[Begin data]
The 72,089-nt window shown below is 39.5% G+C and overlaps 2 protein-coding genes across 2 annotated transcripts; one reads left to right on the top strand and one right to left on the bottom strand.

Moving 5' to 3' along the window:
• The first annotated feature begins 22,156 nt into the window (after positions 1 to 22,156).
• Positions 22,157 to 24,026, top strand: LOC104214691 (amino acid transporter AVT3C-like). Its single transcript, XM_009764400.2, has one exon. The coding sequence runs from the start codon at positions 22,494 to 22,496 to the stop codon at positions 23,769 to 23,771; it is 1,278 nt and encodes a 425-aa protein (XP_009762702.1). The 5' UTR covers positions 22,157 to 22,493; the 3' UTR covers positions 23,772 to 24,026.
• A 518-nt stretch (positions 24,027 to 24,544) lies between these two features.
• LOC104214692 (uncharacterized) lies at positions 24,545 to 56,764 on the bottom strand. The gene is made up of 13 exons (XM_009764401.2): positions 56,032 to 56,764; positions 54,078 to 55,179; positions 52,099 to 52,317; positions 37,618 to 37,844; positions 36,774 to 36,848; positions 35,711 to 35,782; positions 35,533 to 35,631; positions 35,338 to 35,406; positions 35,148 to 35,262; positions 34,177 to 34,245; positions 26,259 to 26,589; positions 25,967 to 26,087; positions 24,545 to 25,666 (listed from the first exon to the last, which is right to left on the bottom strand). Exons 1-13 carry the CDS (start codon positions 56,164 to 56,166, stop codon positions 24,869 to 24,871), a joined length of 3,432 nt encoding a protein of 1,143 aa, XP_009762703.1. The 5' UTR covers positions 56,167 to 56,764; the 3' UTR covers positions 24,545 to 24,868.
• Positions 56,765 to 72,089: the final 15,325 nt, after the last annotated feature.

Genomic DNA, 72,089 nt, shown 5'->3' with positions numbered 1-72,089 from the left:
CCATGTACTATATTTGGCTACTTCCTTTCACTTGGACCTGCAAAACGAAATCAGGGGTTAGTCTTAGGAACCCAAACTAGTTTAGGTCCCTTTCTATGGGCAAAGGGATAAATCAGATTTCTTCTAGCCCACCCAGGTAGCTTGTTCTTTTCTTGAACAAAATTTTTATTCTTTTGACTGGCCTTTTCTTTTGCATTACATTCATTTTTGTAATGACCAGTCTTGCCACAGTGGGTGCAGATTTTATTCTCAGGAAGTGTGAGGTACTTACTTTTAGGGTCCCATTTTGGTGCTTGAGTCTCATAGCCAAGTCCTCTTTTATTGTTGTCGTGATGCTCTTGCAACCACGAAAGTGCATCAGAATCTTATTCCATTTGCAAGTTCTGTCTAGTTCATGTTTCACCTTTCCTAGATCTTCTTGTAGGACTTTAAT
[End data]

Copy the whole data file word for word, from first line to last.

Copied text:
The 72,089-nt window shown below is 39.5% G+C and overlaps 2 protein-coding genes across 2 annotated transcripts; one reads left to right on the top strand and one right to left on the bottom strand.

Moving 5' to 3' along the window:
• The first annotated feature begins 22,156 nt into the window (after positions 1 to 22,156).
• Positions 22,157 to 24,026, top strand: LOC104214691 (amino acid transporter AVT3C-like). Its single transcript, XM_009764400.2, has one exon. The coding sequence runs from the start codon at positions 22,494 to 22,496 to the stop codon at positions 23,769 to 23,771; it is 1,278 nt and encodes a 425-aa protein (XP_009762702.1). The 5' UTR covers positions 22,157 to 22,493; the 3' UTR covers positions 23,772 to 24,026.
• A 518-nt stretch (positions 24,027 to 24,544) lies between these two features.
• LOC104214692 (uncharacterized) lies at positions 24,545 to 56,764 on the bottom strand. The gene is made up of 13 exons (XM_009764401.2): positions 56,032 to 56,764; positions 54,078 to 55,179; positions 52,099 to 52,317; positions 37,618 to 37,844; positions 36,774 to 36,848; positions 35,711 to 35,782; positions 35,533 to 35,631; positions 35,338 to 35,406; positions 35,148 to 35,262; positions 34,177 to 34,245; positions 26,259 to 26,589; positions 25,967 to 26,087; positions 24,545 to 25,666 (listed from the first exon to the last, which is right to left on the bottom strand). Exons 1-13 carry the CDS (start codon positions 56,164 to 56,166, stop codon positions 24,869 to 24,871), a joined length of 3,432 nt encoding a protein of 1,143 aa, XP_009762703.1. The 5' UTR covers positions 56,167 to 56,764; the 3' UTR covers positions 24,545 to 24,868.
• Positions 56,765 to 72,089: the final 15,325 nt, after the last annotated feature.

Genomic DNA, 72,089 nt, shown 5'->3' with positions numbered 1-72,089 from the left:
CCATGTACTATATTTGGCTACTTCCTTTCACTTGGACCTGCAAAACGAAATCAGGGGTTAGTCTTAGGAACCCAAACTAGTTTAGGTCCCTTTCTATGGGCAAAGGGATAAATCAGATTTCTTCTAGCCCACCCAGGTAGCTTGTTCTTTTCTTGAACAAAATTTTTATTCTTTTGACTGGCCTTTTCTTTTGCATTACATTCATTTTTGTAATGACCAGTCTTGCCACAGTGGGTGCAGATTTTATTCTCAGGAAGTGTGAGGTACTTACTTTTAGGGTCCCATTTTGGTGCTTGAGTCTCATAGCCAAGTCCTCTTTTATTGTTGTCGTGATGCTCTTGCAACCACGAAAGTGCATCAGAATCTTATTCCATTTGCAAGTTCTGTCTAGTTCATGTTTCACCTTTCCTAGATCTTCTTGTAGGACTTTAAT